After three years of Project HOPE: Examining the long-term effects of an out-of-school program on HOPE scholars
High-potential students from low-income families can successfully perform in an out-of-school enrichment program designed for gifted youth when provided access to and the opportunity to attend. This study consisted of two purposes. First, this study sought to analyze measurement invariance across socioeconomic groups on My Class Activities (MCA), an evaluation instrument used in an out-of-school enrichment program for high-potential students. Scores from 685 participants were used to evaluate the model fit of two different MCA models and to test invariance across socioeconomic groups. A measurement model was developed by comparing the fit statistics of two models, a four factor model with 31-items and a four-factor model with 29-items. Because the four-factor model with 29-items produced a better fit to the data, this model was used in multiple group confirmatory factor (MCFA) analyses. MCFA results indicated measurement invariance across socioeconomic groups, and an evaluation of latent means showed no differences in the four MCA factors between students from low-income and non-low-income families. Second, this study explored the academic and affective experiences of high-potential students from low-income families after three years of participation in the enrichment program. Eleven students and ten parents were interviewed to gain a better understanding of the high-potential students' experiences. Student interviews indicated that they expressed positive feelings about the program; experienced supportive relationships from their parents, teachers, friends, and classmates; held individual characteristics that helped them to be academically and socially successful; and participated in a variety of out of school activities. Positive feelings about the program included the following subcategories: enjoyed the program; explored different career options; chose classes based on interest; worked in flexible groups; and enhanced self-confidence. Parent interviews indicated that they shared positive feelings about the program; students have close relationships with their families; and students' individual characteristics influenced their experiences. Parents' positive feelings about the program included positive experiences, benefits of the program, feelings about scholarships, and teachers in the enrichment program. Findings indicated that having access to and participating in an out-of-school enrichment program enhanced the self-efficacy of the students in this study. Additionally, outcomes of their participation revealed characteristics of resilience among the participants. Individual characteristics, family characteristics, and external support positively influenced the HOPE Scholars' academic and social experiences.^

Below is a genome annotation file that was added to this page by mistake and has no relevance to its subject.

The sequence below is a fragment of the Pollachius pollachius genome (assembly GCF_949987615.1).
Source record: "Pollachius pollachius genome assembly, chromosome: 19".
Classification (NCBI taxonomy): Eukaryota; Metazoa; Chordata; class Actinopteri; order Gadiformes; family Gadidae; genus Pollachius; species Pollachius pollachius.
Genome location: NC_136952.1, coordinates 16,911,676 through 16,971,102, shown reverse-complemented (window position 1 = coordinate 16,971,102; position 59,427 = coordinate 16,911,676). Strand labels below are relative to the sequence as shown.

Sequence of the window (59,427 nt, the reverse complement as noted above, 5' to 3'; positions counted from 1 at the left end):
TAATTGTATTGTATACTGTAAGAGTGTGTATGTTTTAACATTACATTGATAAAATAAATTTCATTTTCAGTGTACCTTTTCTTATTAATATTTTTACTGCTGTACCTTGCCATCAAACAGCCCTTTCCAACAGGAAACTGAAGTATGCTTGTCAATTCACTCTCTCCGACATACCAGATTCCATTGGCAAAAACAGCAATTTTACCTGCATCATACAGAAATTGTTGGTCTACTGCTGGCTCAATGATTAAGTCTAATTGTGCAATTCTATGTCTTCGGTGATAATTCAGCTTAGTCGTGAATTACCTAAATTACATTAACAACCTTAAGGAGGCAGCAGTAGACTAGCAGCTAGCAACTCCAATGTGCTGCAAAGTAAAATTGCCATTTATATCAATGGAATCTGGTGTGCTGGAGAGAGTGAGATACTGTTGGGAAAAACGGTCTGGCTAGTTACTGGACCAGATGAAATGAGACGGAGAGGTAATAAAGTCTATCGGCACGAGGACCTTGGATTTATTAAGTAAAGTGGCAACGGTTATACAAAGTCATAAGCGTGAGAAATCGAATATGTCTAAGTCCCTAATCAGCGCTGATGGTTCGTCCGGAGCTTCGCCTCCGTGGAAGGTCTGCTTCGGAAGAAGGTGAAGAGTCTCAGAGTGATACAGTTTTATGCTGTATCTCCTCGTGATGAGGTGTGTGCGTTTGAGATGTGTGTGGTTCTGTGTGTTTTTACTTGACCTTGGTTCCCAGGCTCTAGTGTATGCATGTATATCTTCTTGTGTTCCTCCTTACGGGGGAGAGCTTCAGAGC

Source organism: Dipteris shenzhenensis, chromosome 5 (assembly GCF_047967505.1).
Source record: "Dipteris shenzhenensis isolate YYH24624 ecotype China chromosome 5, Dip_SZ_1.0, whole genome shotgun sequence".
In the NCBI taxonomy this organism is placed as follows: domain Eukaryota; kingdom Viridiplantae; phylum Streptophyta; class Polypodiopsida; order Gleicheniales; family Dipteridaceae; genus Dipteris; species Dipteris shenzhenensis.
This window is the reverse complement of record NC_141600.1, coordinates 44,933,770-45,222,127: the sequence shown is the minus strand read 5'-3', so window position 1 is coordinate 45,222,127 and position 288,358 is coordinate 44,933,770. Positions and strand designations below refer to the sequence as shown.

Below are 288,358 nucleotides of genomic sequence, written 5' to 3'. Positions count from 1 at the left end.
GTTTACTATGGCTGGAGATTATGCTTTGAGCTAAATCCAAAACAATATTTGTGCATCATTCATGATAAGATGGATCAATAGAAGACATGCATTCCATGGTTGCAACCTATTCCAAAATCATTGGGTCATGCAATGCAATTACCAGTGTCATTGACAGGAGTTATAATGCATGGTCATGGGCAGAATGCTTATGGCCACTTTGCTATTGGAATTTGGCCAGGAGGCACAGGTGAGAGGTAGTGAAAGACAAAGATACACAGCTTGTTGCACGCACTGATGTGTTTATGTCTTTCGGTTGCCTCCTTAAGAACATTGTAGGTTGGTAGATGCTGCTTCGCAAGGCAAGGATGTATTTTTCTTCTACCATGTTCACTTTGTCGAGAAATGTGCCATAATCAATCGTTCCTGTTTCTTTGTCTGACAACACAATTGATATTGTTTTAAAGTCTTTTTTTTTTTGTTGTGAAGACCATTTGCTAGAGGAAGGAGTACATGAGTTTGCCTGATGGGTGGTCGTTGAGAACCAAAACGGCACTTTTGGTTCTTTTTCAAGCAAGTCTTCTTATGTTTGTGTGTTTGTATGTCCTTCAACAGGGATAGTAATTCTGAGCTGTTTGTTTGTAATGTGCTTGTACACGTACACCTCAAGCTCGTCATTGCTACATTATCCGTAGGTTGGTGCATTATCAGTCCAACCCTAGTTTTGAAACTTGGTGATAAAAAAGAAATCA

Marcia Gentry, Purdue University.
Education, Gifted|Education, Special